I hate plumbing. Dark spaces, pipes conveniently located just where they’re impossible to reach, and a body never intended to contort like that. But the worst part, the thing that makes me dread plumbing, is that sound. You know the one: the inevitable, excruciating, sanctification-challenging sound of water dripping from that just-fixed pipe. It doesn’t matter how minute the crack, water will find a way through. And its incessant dripping is impossible to ignore.
A good question functions much the same way. If I tell you something you don’t like, you can just dismiss it. We ignore inconvenient facts all the time, impervious behind our wall of preconceived beliefs. But powerful questions are like water, slowly working through the cracks and crevices before sending their incessant “drip, drip, drip” into the quite recesses of our minds. A good question is hard to ignore.
Jesus asked really good questions. Here are just a few:
- Do you really think it’s that impressive if you’re nice to people who are just like you?
- Why are you anxious about little things like clothing?
- Why do you spend so much time considering the flaws of other people and ignoring your own?
- Why are you afraid?
- Why do you think about evil things all the time?
- Do you believe that I can do this?
- Who is truly a part of my family?
- Why did you doubt?
- Who do people say that I am?
- What could you possibly give in exchange for your life?
- Can you endure what I will have to endure?
- What do you want me to do for you?
Those are all great questions. Any one of them could spark some fascinating discussions about important issues. And those are just a few of the questions Jesus asks in a single book (Matthew).
Do you notice what’s missing though? Jesus rarely (if ever) asked the one question that some have called the single most important question you can ask yourself: “Do you know where will you go when you die?”
Like me, you’ve probably run into this question a time or two. I’ve heard it in many evangelism training classes. And I’ve even been asked it on occasion, though I’d already been through the training classes so I knew the proper response, the one that would get the nice people at the door to leave me alone so I could get back to my book: “I’m going to heaven because I have a personal relationship with Jesus.”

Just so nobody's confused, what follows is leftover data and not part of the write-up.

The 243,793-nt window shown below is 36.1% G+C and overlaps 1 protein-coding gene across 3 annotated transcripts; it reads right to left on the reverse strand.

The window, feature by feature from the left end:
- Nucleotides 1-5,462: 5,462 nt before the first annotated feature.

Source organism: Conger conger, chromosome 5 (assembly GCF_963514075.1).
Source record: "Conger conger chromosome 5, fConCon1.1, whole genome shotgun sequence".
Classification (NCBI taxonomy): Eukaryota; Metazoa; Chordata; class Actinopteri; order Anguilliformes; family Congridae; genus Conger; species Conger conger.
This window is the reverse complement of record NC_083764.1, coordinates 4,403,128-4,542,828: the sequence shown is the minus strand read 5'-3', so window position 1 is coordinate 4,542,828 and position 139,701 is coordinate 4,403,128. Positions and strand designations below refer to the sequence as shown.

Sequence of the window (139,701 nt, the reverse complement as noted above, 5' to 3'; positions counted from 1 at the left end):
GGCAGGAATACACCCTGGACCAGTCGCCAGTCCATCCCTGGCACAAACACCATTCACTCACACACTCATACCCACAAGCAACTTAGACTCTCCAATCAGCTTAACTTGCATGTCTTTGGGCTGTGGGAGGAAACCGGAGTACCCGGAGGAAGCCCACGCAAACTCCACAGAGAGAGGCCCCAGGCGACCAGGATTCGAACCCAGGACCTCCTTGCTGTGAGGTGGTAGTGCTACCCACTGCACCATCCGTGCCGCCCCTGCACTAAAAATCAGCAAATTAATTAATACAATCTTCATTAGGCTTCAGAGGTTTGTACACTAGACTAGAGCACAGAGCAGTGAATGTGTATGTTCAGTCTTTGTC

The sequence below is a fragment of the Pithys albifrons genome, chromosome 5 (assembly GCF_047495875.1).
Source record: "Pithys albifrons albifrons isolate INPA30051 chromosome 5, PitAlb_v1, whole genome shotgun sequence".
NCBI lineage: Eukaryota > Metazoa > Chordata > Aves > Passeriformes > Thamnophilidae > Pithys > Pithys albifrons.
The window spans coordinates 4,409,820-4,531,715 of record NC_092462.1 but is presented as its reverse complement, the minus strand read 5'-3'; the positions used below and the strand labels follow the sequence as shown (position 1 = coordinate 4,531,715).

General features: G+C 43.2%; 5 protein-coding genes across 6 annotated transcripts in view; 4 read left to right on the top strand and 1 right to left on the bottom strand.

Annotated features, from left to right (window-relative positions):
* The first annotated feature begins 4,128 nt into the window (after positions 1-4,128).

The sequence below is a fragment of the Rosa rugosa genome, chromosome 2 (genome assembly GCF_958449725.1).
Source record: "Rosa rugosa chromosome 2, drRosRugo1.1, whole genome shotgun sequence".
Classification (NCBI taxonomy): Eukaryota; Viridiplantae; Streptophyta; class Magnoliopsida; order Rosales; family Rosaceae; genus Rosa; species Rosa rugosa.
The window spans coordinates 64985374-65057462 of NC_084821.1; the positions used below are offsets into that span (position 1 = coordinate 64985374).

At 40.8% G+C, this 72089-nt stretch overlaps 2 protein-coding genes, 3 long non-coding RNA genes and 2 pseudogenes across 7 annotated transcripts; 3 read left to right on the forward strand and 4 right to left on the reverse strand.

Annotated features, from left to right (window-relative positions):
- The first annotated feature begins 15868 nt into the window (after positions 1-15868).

Even though this might be an important question, it still seems interesting that Jesus’ questions focused almost entirely on living faithfully in response to the gospel now. As far as I can tell, in the entire book, Jesus only once asks a question about a person’s eternal destiny (Matthew 23:33). Instead, he focuses almost exclusively on making people think about what they are doing today.
Jesus mastered the art of the powerful question. But he directed most of his questions at the shape of our lives now, not our lives to come.
This doesn’t mean we shouldn’t think about the future. The gospel has obvious implications for eternity, and we’d mess up the story just as much if we thought that it was only about the here and now. Paul was certainly right to say that if there is no resurrection, this is all in vain (1 Cor. 15:13-14). The future matters, but so does the present. Indeed, obvious as it may seem, the future flows out of the present. So it should come as no surprise that Jesus focused much more attention on what we are doing with the now that we already have than the then that we hope someday to receive.
Jesus asked powerful questions, the kind that continue to drip in a way that force people to pay attention. Contrary to much evangelism training, though, the drippiest questions aren’t about the future. The questions that really penetrate our defenses and force us to face the reality of truth are the ones that ask about today.
What’s the most important question that you can ask? It’s not, “Where will you go when you die?” That’s a fine question. And, it’s one that’s worth discussing. But, the most important question? I don’t think so. A far better question is, “Who will you follow while you live?” Answer that question, and the other will take care of itself.